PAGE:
Boekbesonderhede

Halloween Special: #ScaryStoriesIn5Words Trending on Twitter

Halloween has prompted a bookish response from Twitter this year, with the hashtag #ScaryStoriesIn5Words trending in South Africa.

We’ve rounded up some of the best responses below. If you feel inspired to add your own, tag us on @BooksLIVESA – we’ll be dishing out retweets like it’s Christmas.

Devilskein and Dearlove by Alex Smith Nominated for 2015 Carnegie Medal

Alex Smith

 
Devilskein and DearloveAlert! Devilskein and Dearlove by Alex Smith has been nominated for the 2015 CILIP Carnegie Medal, the oldest and most prestigious children’s book award in the UK.

The Carnegie Medal is awarded annually to the writer of an outstanding book for children. It was created in memory of the Scottish-born philanthropist, Andrew Carnegie (1835-1919) who resolved, “If ever wealth came to me that it should be used to establish free libraries.” He set up more than 2,800 libraries across the English speaking world and, by the time of his death, over half the library authorities in Great Britain had Carnegie libraries. The award was established in 1936.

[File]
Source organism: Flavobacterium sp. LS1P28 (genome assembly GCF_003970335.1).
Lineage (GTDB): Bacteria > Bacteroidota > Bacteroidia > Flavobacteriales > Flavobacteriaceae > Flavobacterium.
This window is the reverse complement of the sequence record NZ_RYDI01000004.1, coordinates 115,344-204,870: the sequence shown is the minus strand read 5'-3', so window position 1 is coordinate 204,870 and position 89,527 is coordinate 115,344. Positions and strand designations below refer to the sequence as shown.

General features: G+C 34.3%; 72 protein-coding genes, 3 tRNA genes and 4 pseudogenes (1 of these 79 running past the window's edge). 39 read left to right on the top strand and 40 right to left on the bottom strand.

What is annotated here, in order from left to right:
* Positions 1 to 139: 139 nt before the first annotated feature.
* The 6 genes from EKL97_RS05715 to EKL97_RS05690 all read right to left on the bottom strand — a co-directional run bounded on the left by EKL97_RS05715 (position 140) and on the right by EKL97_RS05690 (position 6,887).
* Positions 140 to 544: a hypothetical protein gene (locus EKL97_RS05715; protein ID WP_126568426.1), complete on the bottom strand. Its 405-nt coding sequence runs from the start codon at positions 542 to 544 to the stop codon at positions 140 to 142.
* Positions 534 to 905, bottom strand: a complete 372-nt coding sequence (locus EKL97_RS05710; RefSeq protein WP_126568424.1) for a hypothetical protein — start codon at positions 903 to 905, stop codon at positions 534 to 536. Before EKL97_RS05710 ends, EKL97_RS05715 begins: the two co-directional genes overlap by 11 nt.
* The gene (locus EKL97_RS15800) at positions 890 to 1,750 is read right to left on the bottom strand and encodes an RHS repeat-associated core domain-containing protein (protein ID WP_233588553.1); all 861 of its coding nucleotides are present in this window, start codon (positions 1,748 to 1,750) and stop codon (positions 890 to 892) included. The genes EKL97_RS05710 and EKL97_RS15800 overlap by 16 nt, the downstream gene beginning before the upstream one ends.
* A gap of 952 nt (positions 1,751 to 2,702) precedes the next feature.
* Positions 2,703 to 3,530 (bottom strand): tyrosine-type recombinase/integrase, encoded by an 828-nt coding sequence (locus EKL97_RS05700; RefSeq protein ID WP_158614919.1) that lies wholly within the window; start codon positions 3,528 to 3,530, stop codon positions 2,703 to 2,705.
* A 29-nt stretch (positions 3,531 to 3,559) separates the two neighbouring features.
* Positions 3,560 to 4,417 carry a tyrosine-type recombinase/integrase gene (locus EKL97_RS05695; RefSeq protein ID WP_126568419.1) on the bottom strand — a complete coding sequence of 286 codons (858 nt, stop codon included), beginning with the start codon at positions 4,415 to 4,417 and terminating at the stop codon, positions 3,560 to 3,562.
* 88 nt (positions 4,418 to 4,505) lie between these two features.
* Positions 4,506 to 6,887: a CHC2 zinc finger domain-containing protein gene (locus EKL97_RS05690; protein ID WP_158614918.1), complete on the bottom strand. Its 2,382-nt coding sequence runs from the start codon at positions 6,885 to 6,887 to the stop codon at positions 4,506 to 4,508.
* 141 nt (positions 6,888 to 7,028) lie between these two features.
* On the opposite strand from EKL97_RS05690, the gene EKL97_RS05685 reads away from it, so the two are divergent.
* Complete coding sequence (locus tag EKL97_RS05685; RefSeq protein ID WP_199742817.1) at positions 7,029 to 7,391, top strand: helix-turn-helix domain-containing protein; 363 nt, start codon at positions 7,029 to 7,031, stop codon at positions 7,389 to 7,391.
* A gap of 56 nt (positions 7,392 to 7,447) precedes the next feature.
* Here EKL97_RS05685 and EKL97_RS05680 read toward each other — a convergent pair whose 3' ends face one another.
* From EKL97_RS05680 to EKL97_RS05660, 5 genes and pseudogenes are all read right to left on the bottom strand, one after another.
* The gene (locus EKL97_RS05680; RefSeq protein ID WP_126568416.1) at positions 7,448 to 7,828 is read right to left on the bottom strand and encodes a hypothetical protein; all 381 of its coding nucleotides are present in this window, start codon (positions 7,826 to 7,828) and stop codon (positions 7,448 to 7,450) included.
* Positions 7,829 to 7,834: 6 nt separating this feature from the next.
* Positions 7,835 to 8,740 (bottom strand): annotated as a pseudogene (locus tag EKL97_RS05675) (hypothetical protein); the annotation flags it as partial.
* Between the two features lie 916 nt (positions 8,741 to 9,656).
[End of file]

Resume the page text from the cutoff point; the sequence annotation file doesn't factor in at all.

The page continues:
This is the first round of nominations, made by members of CILIP (the Chartered Institute of Library and Information Professionals). The prize is £500 worth of books donated to a library of the winner’s choice and a beautiful gold medal from CILIP.

South Africans are rarely nominated for this award, so grand congratulations to Smith!

Press release

Nominations published for the CILIP Carnegie & Kate Greenaway Medals 2015

Nominations have been published for two of the most prestigious prizes in writing and illustrating for children. The CILIP Carnegie Medal is awarded annually by CILIP for an outstanding book for children and young people while the CILIP Kate Greenaway Medal is awarded for an outstanding book in terms of illustration for children and young people.

Often described by authors and illustrators as the “one they want to win”, the CILIP Carnegie & Kate Greenaway Children’s Book Awards are the gold standard in literature and illustration for children and young people. Previous winners of the CILIP Carnegie Medal include Sally Gardener, Patrick Ness, Terry Pratchett, Neil Gaiman, Philip Pullman and C.S. Lewis whilst previous winners of the CILIP Kate Greenaway Medal include Levi Pinfold, Raymond Briggs, Shirley Hughes and Quentin Blake.

Nominations are made annually by members of CILIP. All nominations published have been checked and verified for their eligibility and have received at least one nomination from a CILIP member. From these nominations the judging panel will meet to decide longlists, based on the official medals criteria, including consideration of plot, characterisation and style. From the longlists our judges will decide the official shortlists and finally, the 2015 medal winners.